STOCKHOLM. Whenever I used to come here years ago, I was struck by ‘country envy.’ This was the sense, having left the then-derelict Port of Tallinn behind me, with its roving bands of Finnish vodka brigands, that Sweden was somehow superior, cleaner, better kept, more efficient. The moment I stepped onto the T-Bana and rocketed into T-Centralen with its many cute shops, I understood that Sweden was some kind of wonderful paradise, a promised land, where the cinnamon rolls were always softer, the coffee stronger, the Scandinavian people genteel.
Recently though, I have come to learn more about its seedier side thanks to my Swedish friend Jonas, who regales me of life having grown up in the tenements near the harbor, which is now pocked with litter and graffiti, making it look like some sad distant sister to Tallinn’s Linnahall, and reducing my faith in Swedish superiority. This is a neighborhood where the long-faced residents often live alone, watching TV and loading up on polarkaka and tabloids at the local supermarkets.
“But don’t they get lonely?” I asked Jonas, during a recent jaunt to the Swedish capital.
“Oh, they have ways of finding company. It is quite common in Sweden to have a knullkompis, you know,” he answered, as if he was one of those Gamla Stan guides talking about local culture.
“This is like a neighbor that you have sex with regularly, but aren’t together with.”
So it was true. Sweden had devolved into a big Melrose Place, just like Estonia. It was a land of isolated, lonely people seeking thrills. It was no longer the land of morally absolute Lutheran kings. It had become the land of knullkompis. In Estonian, I think the term might be kepivend or kepiõde. Or maybe it’s sõbrad boonusega. Whatever the locals call it, it exists.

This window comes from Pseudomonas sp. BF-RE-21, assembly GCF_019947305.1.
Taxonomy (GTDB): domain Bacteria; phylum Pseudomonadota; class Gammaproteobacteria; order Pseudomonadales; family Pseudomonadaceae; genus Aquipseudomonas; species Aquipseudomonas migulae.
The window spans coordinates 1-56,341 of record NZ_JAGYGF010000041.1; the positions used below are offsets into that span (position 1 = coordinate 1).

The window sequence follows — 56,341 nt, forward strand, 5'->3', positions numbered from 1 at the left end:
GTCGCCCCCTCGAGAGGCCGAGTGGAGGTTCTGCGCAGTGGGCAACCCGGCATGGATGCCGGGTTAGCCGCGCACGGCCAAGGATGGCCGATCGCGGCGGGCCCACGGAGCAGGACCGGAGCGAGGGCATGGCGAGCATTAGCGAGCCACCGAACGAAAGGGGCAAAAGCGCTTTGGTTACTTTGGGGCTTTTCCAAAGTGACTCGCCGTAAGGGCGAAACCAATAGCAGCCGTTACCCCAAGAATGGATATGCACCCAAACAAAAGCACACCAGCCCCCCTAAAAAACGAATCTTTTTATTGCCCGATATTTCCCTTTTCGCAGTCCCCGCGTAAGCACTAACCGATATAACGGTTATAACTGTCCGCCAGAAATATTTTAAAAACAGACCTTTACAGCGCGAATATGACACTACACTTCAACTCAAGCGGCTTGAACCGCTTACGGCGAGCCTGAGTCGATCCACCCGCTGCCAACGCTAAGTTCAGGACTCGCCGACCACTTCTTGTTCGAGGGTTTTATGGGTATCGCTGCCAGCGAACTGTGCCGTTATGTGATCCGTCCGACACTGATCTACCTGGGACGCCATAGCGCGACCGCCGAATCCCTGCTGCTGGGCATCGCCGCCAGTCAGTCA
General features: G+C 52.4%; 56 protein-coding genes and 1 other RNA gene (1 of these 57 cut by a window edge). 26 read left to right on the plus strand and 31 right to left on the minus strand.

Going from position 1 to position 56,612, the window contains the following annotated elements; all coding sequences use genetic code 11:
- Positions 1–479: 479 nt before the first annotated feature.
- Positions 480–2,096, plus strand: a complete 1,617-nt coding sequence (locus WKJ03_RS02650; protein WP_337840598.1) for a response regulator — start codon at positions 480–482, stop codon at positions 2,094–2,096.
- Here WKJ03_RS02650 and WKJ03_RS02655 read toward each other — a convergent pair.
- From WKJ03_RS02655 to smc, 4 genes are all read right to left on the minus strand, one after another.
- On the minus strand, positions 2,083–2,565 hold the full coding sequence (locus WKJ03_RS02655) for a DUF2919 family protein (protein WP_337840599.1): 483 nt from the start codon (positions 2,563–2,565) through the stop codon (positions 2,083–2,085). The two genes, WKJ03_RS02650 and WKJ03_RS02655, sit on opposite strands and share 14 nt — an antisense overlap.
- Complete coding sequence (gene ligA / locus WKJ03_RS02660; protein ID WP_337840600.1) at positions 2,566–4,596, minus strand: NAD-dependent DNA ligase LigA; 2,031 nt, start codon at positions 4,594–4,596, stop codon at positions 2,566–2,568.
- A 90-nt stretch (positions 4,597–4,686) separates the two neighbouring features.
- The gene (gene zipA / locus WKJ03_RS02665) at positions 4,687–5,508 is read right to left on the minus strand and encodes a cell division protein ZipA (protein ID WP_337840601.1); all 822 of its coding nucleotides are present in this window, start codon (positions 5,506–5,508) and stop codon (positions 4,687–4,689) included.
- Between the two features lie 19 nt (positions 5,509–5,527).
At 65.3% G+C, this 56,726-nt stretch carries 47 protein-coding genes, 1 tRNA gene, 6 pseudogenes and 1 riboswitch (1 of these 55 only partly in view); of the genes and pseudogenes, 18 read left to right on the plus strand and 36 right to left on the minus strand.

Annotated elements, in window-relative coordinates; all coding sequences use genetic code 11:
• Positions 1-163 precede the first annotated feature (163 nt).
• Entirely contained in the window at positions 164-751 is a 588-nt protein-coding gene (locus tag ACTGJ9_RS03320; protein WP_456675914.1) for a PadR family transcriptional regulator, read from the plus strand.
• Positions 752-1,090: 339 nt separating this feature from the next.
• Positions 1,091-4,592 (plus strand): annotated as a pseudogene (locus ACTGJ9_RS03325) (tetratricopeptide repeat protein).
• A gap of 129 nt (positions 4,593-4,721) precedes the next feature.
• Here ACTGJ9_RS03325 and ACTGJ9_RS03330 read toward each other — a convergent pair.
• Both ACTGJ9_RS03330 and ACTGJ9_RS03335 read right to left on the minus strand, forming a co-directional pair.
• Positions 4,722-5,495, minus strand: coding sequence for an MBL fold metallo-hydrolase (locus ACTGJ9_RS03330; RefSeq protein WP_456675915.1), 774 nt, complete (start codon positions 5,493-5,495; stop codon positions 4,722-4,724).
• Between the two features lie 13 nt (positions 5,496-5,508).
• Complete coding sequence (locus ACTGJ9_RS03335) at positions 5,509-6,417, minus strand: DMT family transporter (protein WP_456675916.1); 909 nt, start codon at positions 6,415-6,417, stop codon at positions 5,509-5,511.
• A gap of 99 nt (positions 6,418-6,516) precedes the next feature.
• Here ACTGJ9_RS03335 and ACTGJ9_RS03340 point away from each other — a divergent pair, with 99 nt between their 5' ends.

I was recently told by a Tartu lady who is more or less my age and has been single forever that the city oozes with carefree sexual encounters. “Really?” I said. “It seems like it’s full of old folks named Aino and Endel.” “Watch out for Endel,” she answered me dreamily, as she was caught in a memory of some regrettable tryst.
I started to look at the people of Tartu differently after that.
I guess that this is now common all over the world. In Stockholm, or Tartu, New York or London, people have come to see life as as a one-time free pass to a vast amusement park. The purpose of life is not to live well, or properly, but rather to get as many thrills as you can get. You may even be married and have children, but that roller coaster on the other side of the park is too fetching. The family collapses and you chase after it in the name of happiness. And meaningless sex.
It sort of disgusts me, yet I must reconcile with it for I also dwell in the world of knullkompis now. Since I am officially single, people keep asking me if I am on Tinder, and someone stopped me in the street because her girlfriend wants to know where I hang out. “At the supermarket,” I told her, naturally. “Sometimes I am also at the kindergarten picking up my child.”
I have sworn off the idea of Internet dating entirely, even if it means remaining solo until the end of my days. I tell myself I would rather be dead before I would let someone select me for a date based on my online profile. Yet I’ve seen Jonas do just this. He likes dogs, so he always picks the Swedish girls who have dogs in their profile pictures. “That way I know we have something in common,” he says.
I admit I have found this mentality sneaking up on me. As I spent more time on my own, I find myself wondering why people would even want to be in a relationship at all. I marvel at politicians or celebrities who marry multiple times, as if this latest one will actually be built to last. Why waste your time?
Better to be alone, I think. Better to curl up in your place with a warm blanket and a good film. Better to keep a journal to absorb your self absorbed thoughts. Better to have some hot cinnamon rolls, some good Swedish coffee. Better to live each day for life’s simple thrills.
And if the neighbor should come knocking, well …